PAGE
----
Matter of Litchfield Const. Management, Inc. , 137 B.R. 98 ( 1992 )

  • 137 B.R. 98 (1992)

    John J. O'NEIL, Jr., Trustee, Defendant.

    Bankruptcy No. 2-89-01643, Adv. No. 2-91-2029.

    United States Bankruptcy Court, D. Connecticut.

    February 12, 1992.

    Barry S. Moller, Cramer and Anderson, Litchfield, Conn., for plaintiff.

    John J. O'Neil, Jr., Hartford, Conn., for defendant.


    ROBERT L. KRECHEVSKY, Chief Judge.


    In this proceeding, First National Bank of Litchfield, the plaintiff, seeks, in effect, an order requiring John J. O'Neil, Jr., the chapter 7 trustee-defendant, to turn over to the plaintiff the sums of $14,235.09 (first count) and $5,875.00 (second count). The parties have submitted the issues raised in the plaintiff's complaint by way of the pleadings, briefs and a sparce stipulation of facts.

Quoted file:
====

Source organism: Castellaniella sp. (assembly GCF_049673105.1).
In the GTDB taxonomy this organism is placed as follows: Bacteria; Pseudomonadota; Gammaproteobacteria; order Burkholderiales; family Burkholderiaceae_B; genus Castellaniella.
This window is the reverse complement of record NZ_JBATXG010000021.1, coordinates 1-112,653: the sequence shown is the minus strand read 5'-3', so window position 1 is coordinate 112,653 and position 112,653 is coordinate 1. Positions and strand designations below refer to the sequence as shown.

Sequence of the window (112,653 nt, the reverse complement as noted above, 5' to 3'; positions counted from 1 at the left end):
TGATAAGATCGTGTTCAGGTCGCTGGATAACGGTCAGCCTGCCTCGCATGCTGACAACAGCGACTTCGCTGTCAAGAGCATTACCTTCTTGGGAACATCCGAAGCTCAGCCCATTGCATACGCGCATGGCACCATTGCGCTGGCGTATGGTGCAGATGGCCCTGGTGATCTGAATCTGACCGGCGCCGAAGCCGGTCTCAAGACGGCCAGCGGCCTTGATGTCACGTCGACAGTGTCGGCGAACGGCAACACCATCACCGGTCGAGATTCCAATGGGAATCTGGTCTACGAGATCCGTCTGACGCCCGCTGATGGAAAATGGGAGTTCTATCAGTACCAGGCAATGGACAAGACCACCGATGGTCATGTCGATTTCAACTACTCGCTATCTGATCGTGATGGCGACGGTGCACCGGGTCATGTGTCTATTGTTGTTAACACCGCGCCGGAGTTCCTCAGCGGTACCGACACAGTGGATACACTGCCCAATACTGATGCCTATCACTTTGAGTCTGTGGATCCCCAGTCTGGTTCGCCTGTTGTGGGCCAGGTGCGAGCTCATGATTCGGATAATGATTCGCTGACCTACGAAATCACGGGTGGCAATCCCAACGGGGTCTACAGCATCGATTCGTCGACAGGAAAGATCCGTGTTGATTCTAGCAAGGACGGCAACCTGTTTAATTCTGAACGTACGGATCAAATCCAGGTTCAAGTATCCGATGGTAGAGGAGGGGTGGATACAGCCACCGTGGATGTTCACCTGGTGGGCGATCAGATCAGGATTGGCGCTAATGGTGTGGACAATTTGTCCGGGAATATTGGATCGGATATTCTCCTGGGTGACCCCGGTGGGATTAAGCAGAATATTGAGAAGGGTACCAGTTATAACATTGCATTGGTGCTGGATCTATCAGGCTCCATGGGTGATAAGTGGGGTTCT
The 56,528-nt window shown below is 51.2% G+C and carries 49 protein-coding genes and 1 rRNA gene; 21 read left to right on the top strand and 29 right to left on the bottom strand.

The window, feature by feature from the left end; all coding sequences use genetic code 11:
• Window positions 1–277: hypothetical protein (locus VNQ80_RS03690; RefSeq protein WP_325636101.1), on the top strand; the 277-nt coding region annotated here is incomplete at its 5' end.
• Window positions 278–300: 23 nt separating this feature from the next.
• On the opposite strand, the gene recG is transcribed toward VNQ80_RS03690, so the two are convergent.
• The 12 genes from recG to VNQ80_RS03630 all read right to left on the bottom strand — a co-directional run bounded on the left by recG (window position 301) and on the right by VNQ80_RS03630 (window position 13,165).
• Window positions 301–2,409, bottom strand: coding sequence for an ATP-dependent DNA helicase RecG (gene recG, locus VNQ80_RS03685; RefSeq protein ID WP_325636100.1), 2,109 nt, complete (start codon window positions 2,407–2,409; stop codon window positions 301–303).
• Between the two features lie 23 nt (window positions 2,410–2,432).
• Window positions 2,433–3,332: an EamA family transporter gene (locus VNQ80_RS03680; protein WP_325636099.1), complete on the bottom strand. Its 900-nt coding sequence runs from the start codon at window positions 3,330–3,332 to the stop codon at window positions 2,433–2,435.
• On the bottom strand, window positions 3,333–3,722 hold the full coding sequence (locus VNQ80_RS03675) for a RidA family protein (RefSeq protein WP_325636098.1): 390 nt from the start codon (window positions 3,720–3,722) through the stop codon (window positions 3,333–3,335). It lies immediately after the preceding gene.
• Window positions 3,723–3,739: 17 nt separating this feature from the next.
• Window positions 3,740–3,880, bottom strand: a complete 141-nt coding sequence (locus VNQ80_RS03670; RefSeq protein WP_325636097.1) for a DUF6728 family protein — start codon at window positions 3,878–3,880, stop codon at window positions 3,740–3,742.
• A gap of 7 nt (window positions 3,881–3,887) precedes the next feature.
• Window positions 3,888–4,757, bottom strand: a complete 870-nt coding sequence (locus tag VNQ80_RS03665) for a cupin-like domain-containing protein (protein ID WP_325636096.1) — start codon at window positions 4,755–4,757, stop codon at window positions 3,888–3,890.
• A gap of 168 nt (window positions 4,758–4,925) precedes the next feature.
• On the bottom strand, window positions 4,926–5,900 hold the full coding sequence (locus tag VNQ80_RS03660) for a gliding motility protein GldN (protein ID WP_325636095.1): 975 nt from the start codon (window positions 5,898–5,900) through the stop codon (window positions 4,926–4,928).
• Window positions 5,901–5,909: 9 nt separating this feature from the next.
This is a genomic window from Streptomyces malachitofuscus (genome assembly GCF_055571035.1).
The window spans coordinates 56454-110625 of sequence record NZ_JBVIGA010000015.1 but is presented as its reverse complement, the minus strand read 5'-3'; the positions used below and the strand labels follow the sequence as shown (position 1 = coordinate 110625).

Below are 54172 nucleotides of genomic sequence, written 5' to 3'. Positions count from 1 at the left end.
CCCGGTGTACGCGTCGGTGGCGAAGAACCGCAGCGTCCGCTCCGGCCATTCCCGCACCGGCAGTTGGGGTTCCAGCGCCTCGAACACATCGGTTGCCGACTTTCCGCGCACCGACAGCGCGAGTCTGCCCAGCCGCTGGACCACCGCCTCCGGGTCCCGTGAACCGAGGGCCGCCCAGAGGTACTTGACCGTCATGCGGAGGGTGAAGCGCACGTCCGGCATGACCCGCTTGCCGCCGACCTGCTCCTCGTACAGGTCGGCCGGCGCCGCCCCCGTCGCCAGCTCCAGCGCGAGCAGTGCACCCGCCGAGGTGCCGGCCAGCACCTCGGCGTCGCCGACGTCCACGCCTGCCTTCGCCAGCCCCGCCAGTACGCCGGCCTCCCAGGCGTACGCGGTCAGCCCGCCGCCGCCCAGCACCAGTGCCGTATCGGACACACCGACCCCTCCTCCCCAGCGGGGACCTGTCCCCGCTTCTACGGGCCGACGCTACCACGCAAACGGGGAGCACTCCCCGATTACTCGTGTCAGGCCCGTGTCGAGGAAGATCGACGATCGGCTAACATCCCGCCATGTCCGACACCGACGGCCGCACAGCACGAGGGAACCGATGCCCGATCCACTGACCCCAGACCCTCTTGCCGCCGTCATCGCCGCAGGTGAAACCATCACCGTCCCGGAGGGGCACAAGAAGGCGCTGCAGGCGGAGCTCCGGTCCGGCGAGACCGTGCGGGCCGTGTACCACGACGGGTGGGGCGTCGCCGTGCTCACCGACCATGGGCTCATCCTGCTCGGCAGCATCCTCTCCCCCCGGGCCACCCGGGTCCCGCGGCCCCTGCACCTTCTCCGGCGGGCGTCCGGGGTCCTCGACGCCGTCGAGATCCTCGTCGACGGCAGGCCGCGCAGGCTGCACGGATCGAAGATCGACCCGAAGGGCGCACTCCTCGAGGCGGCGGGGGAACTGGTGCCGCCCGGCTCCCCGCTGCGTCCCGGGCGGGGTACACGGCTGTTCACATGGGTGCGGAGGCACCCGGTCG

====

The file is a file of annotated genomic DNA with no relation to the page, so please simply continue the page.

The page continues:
Litchfield Construction Management, Inc., the debtor, filed a chapter 7 petition on December 4, 1989. On that date the debtor was liable to the plaintiff in an amount exceeding $15,000 due on a defaulted promissory note. The debtor's checking account at the plaintiff bank then had a positive balance of $14,235.09. The promissory note, dated July 20, 1988, contained a provision that the plaintiff "may take any funds [the debtor has] on deposit with this Bank and apply them to the unpaid balance of this Note."

    On February 20, 1990, the trustee demanded and the plaintiff paid over to him the bank account balance of $14,235.09. Six months later, on August 30, 1990, the plaintiff first advised the trustee that "it wished to exercise its right of setoff." Stip. of Facts. No. 6. The trustee rejected the plaintiff's request.

    *99 The trustee contends in his brief that the plaintiff's right of setoff was extinguished when the bank forwarded the account balance to him. The plaintiff argues that the right of setoff held by it on the bankruptcy petition date may be later asserted, notwithstanding the prior remittance of the bank account balance to the trustee.